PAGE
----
“I don’t know why that resonated with me so, but it was at a time I was wanting to get back into music, but I wasn’t listening to music. I wasn’t doing my homework. I think with digital platforms these days, it has made our music listening experience easy, but I remember when I was a kid – sometimes you didn’t know what you wanted to listen to, especially if you didn’t have a radio. I used to go to a record shop, DiscoRama on W4th Street in the West Village of NYC and I would ask the sales clerk, I believe his name was Kevin, what sound I was looking for and he could tell me about every record in a specific section. If he didn’t know, there was someone in the store who could. A lot of the time it was genre-specific, but it made me get up and go out and listen to and learn about music. Per Rob’s question, how do I expect to play music if I’m not listening to the music?”
I wanted to know if he ever applied lessons he extracted from journalism studies to writing songs. “I have loved writing since I was a child. I used to write a lot of poetry and short stories. I didn’t necessarily know what I wanted to do after college, so I went back to school and thought that this could be the opportunity to seize my chance to be a writer. With the love I have always had for both writing and music, I thought I could study journalism focused on arts and culture writing. Regarding transitional tools that could be used for songwriting, I’m sure that they are there. However, not to sound too artsy, I try to let each genre of writing live on its own. My methods for poetry are for poetry. My methods for songwriting are strictly for songwriting.”
There is a funny story Casablanca has about the violin as his first instrument. As a small child he smashed it to pieces simply because he didn’t like the way it sounded. But now it’s his favorite instrument. “I love it dearly and I wish I would have stayed with it when I was a child. I am a so-so violinist, but I know if I had applied myself, I could have been exceptional.” He makes clear, “I also don’t approve of instrument destruction.”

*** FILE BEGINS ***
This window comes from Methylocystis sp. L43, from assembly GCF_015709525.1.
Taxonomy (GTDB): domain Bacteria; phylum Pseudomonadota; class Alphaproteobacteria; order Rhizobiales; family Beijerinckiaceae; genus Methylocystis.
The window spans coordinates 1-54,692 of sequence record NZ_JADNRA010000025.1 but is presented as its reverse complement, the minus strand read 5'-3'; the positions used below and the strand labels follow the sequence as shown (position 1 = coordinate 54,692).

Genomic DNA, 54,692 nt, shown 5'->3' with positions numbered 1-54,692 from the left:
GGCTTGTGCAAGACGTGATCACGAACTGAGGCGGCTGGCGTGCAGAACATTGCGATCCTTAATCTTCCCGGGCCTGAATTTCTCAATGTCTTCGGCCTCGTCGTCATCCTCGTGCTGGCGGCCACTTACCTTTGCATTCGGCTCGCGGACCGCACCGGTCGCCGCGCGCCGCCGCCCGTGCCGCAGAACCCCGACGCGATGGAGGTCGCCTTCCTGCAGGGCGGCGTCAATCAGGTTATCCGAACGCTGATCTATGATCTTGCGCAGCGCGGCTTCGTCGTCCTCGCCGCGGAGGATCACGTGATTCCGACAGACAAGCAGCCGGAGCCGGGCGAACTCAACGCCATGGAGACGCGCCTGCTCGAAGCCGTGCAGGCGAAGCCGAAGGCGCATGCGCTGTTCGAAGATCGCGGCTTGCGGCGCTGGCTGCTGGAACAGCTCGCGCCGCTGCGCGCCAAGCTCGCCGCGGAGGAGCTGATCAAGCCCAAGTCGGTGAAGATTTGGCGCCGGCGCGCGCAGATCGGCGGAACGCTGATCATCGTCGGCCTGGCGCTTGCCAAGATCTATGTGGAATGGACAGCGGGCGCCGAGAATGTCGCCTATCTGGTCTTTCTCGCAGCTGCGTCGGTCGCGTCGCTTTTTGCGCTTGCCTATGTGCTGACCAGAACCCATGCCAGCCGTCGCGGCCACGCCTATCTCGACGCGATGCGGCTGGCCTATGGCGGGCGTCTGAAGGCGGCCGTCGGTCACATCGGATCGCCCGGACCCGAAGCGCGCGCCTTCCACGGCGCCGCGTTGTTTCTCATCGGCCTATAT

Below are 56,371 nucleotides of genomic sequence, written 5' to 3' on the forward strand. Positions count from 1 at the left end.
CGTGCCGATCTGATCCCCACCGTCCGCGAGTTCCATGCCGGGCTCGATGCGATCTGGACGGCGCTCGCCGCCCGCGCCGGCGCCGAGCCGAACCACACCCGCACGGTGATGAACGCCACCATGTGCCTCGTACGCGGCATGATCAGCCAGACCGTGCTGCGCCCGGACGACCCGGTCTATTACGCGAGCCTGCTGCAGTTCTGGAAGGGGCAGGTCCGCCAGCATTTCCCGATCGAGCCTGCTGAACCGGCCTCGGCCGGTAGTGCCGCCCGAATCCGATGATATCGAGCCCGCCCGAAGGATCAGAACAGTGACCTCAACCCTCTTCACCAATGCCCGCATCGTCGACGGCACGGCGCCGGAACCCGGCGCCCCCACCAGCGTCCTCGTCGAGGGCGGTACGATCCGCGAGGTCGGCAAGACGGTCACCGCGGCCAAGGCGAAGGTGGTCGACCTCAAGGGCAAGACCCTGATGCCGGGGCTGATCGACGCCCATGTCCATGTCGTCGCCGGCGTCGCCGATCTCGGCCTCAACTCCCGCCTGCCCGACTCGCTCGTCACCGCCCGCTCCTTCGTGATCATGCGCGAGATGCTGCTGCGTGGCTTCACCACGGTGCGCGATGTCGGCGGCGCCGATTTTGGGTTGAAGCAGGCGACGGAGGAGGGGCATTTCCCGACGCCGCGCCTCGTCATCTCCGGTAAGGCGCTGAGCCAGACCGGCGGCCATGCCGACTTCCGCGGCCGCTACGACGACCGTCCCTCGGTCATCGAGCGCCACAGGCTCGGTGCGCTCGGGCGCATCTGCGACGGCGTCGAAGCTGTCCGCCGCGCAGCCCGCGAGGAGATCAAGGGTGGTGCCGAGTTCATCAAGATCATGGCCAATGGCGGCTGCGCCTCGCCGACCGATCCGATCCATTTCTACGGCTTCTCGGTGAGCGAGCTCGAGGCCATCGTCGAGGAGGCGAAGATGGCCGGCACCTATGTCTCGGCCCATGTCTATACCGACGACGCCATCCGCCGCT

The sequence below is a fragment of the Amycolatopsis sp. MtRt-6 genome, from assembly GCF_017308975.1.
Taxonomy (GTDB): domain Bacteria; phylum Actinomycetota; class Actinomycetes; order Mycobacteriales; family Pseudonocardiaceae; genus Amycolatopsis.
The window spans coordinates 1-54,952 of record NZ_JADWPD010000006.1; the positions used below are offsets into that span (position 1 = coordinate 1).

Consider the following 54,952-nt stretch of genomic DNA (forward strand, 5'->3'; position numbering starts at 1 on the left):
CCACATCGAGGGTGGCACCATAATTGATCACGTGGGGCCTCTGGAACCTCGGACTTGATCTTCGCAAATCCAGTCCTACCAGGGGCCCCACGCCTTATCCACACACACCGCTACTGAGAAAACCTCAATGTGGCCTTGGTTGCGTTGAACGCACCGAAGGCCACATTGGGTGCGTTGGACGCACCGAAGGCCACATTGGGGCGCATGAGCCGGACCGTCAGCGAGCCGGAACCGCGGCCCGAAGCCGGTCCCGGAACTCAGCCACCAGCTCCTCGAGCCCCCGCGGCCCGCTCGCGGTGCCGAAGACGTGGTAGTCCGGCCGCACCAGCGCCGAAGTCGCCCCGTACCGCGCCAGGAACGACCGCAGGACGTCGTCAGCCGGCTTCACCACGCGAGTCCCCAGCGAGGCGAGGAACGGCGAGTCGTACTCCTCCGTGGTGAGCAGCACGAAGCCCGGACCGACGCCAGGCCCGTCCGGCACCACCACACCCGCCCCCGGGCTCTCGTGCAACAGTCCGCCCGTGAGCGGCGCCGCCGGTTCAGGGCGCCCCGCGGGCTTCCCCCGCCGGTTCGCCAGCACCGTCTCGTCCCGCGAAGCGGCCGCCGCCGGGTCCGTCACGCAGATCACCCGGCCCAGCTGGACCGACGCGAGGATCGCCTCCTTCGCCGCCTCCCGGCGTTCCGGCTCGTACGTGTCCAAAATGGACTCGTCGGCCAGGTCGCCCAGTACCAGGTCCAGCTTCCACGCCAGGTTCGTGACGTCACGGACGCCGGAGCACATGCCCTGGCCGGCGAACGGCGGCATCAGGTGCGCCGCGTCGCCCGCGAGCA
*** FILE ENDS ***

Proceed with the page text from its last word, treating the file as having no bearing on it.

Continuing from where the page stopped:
And when asked what it is about the guitar that makes it a perfect extension of the singer-songwriter voice, he says, “I think that the guitar is a more conducive instrument for the singer-songwriter. I have a good friend who was primarily a pianist and learned the guitar simply so that he could carry it around with him and play and write whenever he had song ideas. I think that the quintessential singer-songwriter could play anything as their primary instrument, I just think they tell the story a bit better with a guitar in their hand.”
“Bloodshot Eyes” (featuring Albert Castiglia) showcases his devotion to classic blues all the while innovating. “Musically, this song begins very melodic with a kind of a soulful style of blues playing with a simple riff, but when it hits that chorus, it becomes a bit stronger and emotional giving the song a rock feeling. To me this track is the quintessential framing of a blues-rock song. I think that this song is a true look at my songwriting.
“As I have many songs that are not recorded, if I were to record them all, you would hear more songs that sound like ‘Bloodshot Eyes’ than any other sounds you hear from me. Lyrically speaking, this is a song of betrayal. Trust has been lost between two lovers and it is being expressed as much as it possibly can in through the lead character of this song.”
Albert Castiglia’s presence is crucial to the mission of the song, as he has a unique country blues twang accompanying his playing. His solo mimics the pattern, complementing Casablanca. “It is completely the opposite of the way I play, so it stands out firm in this track. When you listen to this song, try listening to it without Albert’s guitar and then come back and listen without trying to block it out. Albert brings a feeling in ‘Bloodshot Eyes.’”